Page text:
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The r-word no longer defines boomers' next stage

Are you thinking of "caesura-ing" soon?

In case you don't get the lingo, here's the scoop: "Caesura" (yes, it's in the dictionary) is the latest in a string of words proposed to replace "retirement." The r-word, according to people who ponder such things, needs to be retired soon.

As the oldest baby boomers begin turning 62 on Jan. 1 and start applying for Social Security, a whole bunch of people around their age will be applying for something else: jobs. That's because for many in today's world, "retirement" no longer is synonymous with the end of a need — or a desire — to work.

"No one wants to call it retirement," said Mark Skeie, 61, who after leaving his job as a department manager at 3M Co. took up a new venture that keeps him hopping at least 40 hours a week. He and wife Janet, of Lake Elmo, with editor/designer Julie Roles have created a workbook (now in bookstores and here for about $25) geared to people who want to explore all their options as they enter traditional post-working years. Now they're marketing the workbook and working with colleges interested in building adult courses around it. The first classes will appear early next year at three schools in the Minnesota State Colleges and Universities system, including Century College in White Bear Lake.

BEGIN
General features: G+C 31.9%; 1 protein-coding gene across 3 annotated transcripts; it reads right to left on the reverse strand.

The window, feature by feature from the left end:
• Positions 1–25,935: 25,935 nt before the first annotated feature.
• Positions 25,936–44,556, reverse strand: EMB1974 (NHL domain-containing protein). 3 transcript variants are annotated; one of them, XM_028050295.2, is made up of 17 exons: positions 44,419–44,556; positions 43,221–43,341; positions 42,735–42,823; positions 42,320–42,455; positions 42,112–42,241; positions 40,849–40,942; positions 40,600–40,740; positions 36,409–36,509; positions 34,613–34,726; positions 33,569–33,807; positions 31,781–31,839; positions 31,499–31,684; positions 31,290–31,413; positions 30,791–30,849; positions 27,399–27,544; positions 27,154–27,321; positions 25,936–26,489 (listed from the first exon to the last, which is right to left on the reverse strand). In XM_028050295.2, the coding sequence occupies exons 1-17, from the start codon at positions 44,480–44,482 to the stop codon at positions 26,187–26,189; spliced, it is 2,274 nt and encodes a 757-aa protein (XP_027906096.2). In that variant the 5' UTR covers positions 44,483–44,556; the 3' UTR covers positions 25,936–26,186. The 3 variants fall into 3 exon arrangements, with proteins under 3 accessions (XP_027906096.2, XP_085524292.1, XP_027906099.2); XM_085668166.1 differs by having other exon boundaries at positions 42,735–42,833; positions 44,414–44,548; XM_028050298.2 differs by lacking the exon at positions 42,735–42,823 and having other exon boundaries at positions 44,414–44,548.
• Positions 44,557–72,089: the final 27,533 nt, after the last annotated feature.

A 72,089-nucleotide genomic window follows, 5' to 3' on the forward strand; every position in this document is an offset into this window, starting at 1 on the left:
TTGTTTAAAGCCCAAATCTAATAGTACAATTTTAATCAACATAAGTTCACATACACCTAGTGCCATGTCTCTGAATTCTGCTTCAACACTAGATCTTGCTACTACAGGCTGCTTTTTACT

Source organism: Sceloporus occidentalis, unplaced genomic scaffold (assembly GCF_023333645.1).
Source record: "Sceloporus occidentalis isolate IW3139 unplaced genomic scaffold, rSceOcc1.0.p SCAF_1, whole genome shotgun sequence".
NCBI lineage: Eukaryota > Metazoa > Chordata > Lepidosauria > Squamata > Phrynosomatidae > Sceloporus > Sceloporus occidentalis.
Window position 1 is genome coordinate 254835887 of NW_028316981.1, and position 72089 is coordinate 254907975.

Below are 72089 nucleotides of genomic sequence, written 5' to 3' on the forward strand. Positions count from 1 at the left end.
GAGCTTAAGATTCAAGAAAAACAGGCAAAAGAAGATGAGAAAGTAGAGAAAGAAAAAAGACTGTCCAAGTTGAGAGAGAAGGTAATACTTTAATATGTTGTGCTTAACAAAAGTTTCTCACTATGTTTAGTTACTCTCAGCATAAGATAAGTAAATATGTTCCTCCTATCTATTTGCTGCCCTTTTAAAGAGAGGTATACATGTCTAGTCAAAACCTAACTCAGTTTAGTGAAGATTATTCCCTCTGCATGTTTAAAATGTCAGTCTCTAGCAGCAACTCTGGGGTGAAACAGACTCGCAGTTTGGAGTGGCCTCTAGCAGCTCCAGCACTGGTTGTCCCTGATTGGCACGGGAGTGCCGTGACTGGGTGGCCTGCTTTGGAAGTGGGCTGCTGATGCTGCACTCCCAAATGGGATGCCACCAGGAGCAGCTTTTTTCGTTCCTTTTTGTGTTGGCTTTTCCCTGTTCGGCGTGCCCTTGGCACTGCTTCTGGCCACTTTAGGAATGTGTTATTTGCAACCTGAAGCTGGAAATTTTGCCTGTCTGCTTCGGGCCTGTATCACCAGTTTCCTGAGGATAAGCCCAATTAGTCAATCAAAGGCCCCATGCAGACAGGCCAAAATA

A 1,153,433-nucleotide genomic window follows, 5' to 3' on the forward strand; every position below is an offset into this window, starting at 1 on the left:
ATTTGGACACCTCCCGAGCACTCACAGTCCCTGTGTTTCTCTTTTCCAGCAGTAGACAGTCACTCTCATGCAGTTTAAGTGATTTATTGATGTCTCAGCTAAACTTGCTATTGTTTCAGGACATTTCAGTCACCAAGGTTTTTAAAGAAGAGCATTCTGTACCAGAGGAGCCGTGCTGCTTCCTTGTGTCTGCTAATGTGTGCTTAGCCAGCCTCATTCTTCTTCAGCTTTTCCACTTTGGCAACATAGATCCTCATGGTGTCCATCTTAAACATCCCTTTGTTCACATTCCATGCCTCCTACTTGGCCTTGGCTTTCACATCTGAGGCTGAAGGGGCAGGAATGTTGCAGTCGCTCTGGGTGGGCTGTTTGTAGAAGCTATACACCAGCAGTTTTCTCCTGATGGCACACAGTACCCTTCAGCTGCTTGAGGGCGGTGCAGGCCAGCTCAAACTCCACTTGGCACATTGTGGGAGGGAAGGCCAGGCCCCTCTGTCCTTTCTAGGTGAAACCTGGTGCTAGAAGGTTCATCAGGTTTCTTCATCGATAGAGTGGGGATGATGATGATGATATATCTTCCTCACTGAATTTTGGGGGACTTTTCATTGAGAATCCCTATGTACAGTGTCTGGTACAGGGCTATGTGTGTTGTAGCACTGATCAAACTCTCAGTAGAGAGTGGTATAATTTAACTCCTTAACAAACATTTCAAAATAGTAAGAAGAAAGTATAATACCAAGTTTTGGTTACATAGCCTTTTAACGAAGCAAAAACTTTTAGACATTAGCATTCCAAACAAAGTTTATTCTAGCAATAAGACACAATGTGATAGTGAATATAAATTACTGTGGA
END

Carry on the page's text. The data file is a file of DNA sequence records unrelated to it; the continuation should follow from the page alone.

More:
"Retirement means to withdraw, and none of us appears to be retiring very much by withdrawing," Mark Skeie said. Yet when the time came to publish the workbook, which landed on bookshelves in October, the couple named it "Mapping Your Retirement."

Why? Nothing else works, he said. "The word most people know is retirement. No one has quite coined another phrase yet that has stuck."

Mapping Your Retirement

How about refirement?
Many have tried. Twin Citian James Gambone might have triggered the renaming game. His retirement-replacement term, "refirement," was introduced in his book, "Refirement: A Boomer's Guide to Life After 50," published seven years ago. A string of other suggestions has surfaced, most inspired by the technological age and beginning with "re." "Rewire," "reboot," "retool" and "retread" have never really caught on, either. Nor have the phrases the Skeies encountered while researching for their workbook, such as "third phase," "new starts" and "second part of life."

While some pondered the perfect substitute for "retired," the American Association of Retired Persons (AARP) took another approach. AARP leaders ditched the word by officially changing the organization's name to the acronym. It's true that many people already recognized AARP by its initials, said Harry "Rick" Moody, director of AARP's Office of Academic Affairs. But banishing the "retired" label, he said, "was a basic reason for changing the name."